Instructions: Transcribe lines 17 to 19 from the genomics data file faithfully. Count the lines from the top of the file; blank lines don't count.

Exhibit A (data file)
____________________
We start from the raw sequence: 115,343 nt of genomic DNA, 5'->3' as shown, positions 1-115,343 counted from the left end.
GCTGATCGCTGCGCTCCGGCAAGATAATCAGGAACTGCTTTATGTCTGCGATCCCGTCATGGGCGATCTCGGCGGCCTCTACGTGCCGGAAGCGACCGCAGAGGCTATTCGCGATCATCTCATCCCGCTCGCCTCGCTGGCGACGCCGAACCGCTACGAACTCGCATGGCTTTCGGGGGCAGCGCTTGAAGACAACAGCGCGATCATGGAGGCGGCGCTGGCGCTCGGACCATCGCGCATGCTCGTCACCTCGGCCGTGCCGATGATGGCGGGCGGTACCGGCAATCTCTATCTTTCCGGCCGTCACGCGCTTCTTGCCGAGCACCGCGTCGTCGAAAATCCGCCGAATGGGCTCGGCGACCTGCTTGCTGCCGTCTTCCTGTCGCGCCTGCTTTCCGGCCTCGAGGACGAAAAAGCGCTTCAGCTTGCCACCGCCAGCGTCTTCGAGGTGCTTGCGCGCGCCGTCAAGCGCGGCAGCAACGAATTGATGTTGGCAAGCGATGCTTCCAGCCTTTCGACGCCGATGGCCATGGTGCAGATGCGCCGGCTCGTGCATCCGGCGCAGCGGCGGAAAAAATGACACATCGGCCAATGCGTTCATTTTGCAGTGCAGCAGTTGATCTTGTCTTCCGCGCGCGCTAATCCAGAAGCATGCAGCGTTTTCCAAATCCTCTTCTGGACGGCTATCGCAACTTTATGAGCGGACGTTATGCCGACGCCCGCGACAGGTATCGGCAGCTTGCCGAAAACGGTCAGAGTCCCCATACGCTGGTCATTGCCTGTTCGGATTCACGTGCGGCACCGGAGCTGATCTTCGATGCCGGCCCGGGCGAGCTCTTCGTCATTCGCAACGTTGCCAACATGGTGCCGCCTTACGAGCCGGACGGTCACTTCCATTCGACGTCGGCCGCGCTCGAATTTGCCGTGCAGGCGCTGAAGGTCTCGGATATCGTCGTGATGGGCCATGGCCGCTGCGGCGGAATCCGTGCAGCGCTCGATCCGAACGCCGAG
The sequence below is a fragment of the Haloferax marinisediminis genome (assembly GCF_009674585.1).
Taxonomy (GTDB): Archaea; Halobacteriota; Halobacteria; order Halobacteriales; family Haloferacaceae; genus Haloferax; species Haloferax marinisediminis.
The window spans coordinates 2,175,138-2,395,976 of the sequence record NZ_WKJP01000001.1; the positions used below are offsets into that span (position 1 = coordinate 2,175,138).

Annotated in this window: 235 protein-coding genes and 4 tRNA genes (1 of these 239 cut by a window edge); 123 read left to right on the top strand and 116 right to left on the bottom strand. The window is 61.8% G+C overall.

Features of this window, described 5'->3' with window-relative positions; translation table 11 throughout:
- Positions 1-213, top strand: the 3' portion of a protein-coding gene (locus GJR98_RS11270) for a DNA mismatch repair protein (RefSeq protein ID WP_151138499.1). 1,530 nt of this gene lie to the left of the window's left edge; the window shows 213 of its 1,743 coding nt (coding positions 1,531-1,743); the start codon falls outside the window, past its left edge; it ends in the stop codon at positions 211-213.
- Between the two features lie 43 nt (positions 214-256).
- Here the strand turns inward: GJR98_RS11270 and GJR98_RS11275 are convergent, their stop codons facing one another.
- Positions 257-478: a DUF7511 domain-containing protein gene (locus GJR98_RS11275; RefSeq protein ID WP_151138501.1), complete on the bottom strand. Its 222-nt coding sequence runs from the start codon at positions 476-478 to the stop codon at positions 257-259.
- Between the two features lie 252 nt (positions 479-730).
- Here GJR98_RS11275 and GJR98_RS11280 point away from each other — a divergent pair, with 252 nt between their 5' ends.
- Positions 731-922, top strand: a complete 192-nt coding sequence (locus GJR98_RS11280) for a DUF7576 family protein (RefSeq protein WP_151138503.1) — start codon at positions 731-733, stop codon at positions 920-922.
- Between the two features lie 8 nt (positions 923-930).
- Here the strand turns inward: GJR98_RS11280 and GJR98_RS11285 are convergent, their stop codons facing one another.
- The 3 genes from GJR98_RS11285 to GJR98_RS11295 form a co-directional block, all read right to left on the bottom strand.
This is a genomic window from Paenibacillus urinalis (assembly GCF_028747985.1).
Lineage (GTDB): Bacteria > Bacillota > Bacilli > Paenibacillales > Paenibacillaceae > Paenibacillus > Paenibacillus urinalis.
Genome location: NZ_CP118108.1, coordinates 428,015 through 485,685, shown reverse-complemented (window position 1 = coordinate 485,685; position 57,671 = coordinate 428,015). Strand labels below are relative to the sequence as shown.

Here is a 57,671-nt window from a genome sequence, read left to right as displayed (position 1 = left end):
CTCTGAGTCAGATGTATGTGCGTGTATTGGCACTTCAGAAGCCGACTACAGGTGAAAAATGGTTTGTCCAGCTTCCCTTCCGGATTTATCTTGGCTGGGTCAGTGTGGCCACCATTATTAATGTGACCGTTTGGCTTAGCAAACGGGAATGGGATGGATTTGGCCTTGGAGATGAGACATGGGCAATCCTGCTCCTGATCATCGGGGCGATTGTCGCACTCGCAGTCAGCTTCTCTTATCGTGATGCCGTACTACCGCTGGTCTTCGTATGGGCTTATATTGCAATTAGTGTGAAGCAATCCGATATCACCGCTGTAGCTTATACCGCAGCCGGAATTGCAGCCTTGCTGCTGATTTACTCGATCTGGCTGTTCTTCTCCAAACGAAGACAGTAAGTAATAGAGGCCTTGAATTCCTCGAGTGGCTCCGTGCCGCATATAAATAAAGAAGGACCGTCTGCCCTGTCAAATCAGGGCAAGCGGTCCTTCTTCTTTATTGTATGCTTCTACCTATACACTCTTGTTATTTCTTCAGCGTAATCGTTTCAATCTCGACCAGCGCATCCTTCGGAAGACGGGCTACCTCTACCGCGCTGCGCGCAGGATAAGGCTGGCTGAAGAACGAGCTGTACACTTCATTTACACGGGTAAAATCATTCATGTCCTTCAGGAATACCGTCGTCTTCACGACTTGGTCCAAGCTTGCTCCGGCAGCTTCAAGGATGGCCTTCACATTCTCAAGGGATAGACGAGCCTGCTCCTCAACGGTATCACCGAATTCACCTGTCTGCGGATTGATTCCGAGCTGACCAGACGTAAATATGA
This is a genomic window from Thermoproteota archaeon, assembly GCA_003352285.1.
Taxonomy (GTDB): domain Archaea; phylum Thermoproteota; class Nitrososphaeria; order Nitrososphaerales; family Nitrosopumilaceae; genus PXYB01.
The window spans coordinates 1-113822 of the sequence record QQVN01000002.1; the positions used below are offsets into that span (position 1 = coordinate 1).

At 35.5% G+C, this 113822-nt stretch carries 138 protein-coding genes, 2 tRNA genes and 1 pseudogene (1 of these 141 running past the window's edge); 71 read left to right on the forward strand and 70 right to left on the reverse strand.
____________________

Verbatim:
- The 3 genes from GJR98_RS11285 to GJR98_RS11295 form a co-directional block, all read right to left on the bottom strand.
This is a genomic window from Paenibacillus urinalis (assembly GCF_028747985.1).
Lineage (GTDB): Bacteria > Bacillota > Bacilli > Paenibacillales > Paenibacillaceae > Paenibacillus > Paenibacillus urinalis.